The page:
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Vol. 4 , No. 9     March 1, 2005


In this Newsletter:

  1. How to Segment Markets
  2. The Psychology of Advertising Failure (Part 1 of 2)
  3. Book Reviews: Free Prizes, a Playbook, Touchpoints and Thinking Pink (Not!)
  4. Logos: What Makes Them Work (Part 2 of 2)
  5. How to Write Compelling Blog Posts
  6. How to Create Reader Personas
  7. Driving Forces of Commoditization


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Premium Content

Allen Weiss
How to Segment Markets

Perhaps the most important analytical process of marketing is segmentation.

By segmenting the market, organizations obtain a very clear understanding of customers. Segmentation ultimately provides a solid basis for clear and precise targeting and positioning.

But segmenting is also very difficult and confusing, if you rely on instruction offered in the popular press and some marketing textbooks.

The reality is this: segmentation is more art than science.

Get the full story.

Please note: This article is available to paid subscribers only. Get more information or sign up here.


If every ad were seen by someone who was interested in your product or service?
Find out what Claria can do for you.

Matthew Syrett
The Psychology of Advertising Failure (Part 1 of 2)

Advertisers spend much effort psychoanalyzing consumers, trying to understand why consumers make the decision they do.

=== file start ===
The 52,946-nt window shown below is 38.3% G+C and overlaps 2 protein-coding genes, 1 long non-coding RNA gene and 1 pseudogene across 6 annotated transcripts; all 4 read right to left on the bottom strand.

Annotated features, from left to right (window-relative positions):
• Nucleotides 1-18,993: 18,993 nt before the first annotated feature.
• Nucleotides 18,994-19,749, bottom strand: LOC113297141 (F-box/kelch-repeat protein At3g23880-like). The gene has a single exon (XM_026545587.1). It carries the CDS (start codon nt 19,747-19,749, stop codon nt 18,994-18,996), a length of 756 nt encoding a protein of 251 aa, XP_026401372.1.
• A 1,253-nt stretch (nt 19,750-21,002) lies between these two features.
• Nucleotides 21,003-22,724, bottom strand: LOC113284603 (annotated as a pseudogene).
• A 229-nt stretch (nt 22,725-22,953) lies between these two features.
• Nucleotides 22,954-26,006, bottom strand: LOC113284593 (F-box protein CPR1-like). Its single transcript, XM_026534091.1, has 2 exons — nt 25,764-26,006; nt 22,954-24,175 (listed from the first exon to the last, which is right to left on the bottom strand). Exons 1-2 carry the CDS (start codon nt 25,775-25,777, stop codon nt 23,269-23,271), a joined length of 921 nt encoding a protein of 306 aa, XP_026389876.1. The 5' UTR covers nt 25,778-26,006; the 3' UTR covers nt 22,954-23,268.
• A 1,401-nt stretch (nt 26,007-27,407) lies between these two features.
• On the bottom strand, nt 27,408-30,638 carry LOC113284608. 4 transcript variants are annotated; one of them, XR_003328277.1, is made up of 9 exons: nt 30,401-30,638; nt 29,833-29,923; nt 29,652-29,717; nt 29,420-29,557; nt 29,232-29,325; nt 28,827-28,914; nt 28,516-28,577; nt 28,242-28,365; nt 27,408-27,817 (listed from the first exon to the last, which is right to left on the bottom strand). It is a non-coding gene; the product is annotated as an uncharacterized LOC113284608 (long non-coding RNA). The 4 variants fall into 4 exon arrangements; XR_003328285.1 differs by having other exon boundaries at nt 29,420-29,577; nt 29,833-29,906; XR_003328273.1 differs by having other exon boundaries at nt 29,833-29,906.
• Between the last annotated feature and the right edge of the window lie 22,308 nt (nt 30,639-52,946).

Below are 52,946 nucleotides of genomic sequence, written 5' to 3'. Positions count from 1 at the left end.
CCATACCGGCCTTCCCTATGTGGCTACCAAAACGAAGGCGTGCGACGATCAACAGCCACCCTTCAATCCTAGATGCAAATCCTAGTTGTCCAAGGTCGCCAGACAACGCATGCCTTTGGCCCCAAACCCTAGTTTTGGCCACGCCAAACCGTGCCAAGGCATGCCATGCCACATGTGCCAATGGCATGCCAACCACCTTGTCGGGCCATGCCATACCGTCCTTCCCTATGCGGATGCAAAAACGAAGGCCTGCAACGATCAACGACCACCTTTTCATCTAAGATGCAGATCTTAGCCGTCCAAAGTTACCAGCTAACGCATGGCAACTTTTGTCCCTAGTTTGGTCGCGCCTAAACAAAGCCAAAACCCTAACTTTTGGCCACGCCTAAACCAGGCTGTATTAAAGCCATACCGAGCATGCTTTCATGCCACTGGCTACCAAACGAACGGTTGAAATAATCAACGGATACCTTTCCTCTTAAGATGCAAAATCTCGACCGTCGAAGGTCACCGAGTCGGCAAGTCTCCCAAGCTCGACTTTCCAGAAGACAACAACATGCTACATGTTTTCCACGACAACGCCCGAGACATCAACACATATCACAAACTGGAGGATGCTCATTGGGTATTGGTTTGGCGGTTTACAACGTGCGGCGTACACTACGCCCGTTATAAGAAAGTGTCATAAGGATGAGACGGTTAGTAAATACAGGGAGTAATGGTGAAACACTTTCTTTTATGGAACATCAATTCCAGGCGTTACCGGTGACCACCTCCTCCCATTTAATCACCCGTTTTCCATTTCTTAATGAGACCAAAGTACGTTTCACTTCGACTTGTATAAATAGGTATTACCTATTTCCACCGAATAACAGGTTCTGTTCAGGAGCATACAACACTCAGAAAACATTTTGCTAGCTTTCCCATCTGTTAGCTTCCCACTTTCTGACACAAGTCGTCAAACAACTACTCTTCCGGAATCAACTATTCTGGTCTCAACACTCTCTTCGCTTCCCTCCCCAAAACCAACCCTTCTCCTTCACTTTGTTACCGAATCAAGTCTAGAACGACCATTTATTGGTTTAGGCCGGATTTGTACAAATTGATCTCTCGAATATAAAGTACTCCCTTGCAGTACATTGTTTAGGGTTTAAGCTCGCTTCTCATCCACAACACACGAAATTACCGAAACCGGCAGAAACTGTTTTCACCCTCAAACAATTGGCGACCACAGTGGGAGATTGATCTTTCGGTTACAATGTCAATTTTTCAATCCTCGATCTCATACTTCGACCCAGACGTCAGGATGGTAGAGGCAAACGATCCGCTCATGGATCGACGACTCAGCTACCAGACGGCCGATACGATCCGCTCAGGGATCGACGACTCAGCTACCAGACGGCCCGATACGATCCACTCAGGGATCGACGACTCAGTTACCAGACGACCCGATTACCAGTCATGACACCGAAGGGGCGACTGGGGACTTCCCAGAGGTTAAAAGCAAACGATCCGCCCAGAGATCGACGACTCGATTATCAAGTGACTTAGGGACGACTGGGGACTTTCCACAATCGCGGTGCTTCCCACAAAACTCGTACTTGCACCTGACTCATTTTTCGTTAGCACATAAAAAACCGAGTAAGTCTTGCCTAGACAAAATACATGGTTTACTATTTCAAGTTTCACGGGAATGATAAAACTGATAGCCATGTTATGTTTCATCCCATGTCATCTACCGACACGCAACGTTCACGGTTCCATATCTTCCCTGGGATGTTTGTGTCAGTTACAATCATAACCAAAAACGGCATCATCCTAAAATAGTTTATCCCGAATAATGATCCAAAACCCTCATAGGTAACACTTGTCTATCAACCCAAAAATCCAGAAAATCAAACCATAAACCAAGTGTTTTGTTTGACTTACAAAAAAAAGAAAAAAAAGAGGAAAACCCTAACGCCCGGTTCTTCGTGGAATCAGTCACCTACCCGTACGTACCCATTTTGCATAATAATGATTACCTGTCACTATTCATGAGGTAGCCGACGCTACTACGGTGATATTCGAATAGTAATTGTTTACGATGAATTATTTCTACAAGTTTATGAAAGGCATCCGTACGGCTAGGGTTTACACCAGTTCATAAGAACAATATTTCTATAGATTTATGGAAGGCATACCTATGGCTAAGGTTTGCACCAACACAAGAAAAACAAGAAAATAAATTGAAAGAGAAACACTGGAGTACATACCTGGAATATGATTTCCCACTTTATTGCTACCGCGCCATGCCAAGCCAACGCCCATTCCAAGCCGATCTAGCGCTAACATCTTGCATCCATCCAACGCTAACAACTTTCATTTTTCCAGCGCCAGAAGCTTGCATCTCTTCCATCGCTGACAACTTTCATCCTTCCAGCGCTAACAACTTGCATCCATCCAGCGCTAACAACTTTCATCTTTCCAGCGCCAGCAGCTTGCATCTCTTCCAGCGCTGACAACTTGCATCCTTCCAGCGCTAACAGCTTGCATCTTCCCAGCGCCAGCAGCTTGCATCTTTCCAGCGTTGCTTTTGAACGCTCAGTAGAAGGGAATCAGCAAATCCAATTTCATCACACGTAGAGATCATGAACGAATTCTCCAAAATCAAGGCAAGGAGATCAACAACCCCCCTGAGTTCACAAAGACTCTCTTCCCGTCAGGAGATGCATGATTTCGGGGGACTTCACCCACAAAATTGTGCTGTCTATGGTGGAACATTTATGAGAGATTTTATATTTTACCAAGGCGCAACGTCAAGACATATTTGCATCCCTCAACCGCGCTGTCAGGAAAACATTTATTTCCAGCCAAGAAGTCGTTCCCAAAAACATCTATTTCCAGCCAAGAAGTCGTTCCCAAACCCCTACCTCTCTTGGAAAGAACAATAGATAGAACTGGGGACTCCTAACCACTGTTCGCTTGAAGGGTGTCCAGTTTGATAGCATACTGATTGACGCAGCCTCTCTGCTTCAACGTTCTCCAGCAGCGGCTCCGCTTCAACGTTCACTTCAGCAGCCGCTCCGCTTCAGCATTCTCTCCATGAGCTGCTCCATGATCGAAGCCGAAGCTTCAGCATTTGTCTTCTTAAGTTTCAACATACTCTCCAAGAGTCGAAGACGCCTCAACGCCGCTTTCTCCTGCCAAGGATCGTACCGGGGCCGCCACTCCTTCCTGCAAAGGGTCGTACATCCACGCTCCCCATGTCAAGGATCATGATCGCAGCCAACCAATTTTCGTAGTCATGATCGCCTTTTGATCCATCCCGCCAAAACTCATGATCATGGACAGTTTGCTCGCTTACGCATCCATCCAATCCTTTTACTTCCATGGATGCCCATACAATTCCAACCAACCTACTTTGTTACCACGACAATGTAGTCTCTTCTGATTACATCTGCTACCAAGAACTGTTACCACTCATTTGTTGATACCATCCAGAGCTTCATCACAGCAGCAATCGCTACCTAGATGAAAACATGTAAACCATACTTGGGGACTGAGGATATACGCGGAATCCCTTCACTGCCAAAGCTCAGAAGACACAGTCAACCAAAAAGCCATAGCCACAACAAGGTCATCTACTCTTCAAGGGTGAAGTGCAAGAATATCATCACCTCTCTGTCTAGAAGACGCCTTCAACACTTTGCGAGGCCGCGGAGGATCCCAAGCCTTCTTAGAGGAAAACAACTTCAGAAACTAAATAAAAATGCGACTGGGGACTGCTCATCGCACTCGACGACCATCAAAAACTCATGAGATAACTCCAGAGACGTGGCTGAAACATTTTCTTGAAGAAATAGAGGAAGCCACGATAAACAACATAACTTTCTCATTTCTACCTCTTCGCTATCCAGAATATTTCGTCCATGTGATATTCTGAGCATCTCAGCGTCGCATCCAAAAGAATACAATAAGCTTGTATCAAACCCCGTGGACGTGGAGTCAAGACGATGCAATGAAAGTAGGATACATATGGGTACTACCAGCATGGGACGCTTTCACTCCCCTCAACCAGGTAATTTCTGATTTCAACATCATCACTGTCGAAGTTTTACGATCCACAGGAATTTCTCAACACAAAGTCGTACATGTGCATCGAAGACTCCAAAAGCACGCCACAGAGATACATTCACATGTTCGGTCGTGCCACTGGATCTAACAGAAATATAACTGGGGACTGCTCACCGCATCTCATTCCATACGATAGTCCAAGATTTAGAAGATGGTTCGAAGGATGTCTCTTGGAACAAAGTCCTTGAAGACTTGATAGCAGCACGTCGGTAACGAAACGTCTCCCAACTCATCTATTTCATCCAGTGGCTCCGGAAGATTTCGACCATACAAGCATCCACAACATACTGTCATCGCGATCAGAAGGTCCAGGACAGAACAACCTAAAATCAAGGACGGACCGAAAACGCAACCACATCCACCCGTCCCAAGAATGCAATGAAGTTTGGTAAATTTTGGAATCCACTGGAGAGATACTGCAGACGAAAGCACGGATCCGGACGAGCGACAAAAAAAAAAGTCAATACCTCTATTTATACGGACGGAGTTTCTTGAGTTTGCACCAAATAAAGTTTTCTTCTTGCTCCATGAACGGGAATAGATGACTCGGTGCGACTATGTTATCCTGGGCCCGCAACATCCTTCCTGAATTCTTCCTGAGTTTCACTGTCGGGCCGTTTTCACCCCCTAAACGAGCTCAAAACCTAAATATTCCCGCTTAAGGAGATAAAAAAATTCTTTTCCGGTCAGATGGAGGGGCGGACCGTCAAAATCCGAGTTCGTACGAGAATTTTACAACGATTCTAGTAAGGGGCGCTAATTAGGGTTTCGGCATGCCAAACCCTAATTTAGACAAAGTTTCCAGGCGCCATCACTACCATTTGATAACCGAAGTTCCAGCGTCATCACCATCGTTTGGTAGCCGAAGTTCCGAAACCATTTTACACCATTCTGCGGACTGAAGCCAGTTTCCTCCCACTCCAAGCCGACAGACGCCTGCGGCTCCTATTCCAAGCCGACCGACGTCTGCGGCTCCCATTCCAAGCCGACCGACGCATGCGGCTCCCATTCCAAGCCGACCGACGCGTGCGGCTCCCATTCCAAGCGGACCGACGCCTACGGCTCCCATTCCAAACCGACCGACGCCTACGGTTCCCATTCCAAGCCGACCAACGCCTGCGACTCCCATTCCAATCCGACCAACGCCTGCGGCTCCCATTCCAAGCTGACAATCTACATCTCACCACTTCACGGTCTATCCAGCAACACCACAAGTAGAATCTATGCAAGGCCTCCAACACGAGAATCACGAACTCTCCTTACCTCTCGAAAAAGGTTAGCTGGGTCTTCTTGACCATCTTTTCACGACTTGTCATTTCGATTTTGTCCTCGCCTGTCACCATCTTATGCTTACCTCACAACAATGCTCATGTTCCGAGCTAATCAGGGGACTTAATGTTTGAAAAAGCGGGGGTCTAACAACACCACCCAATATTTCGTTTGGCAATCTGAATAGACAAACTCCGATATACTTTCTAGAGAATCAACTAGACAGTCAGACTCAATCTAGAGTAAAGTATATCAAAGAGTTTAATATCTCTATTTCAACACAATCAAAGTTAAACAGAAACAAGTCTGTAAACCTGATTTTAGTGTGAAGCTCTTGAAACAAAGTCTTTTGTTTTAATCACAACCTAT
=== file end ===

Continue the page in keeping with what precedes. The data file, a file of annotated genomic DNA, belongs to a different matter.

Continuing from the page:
It is rare that they turn those same analytical tools on themselves—to understand why they make their own decisions, especially when those decisions have led to trouble.

Get the full story.

Jack Covert
Book Reviews: Free Prizes, a Playbook, Touchpoints and Thinking Pink (Not!)

You want to keep up with your marketing reading. But there's so much out there that you don't where to start.

Here are four of our favorites from '04. And these recommended titles are as good a place to start as any.

Get the full story.


A Note to Readers

Raise Your Hand If You Are Hypomanic

I should be in a better mood. I just returned from a skiing and snowboarding vacation in Maine during which I was (mostly) unplugged and more active than usual. But, unfortunately, I came back to the news that another snowstorm is tracking toward New England, prompting me to wonder about that old mantra: If February is the shortest month, why does it seem so long?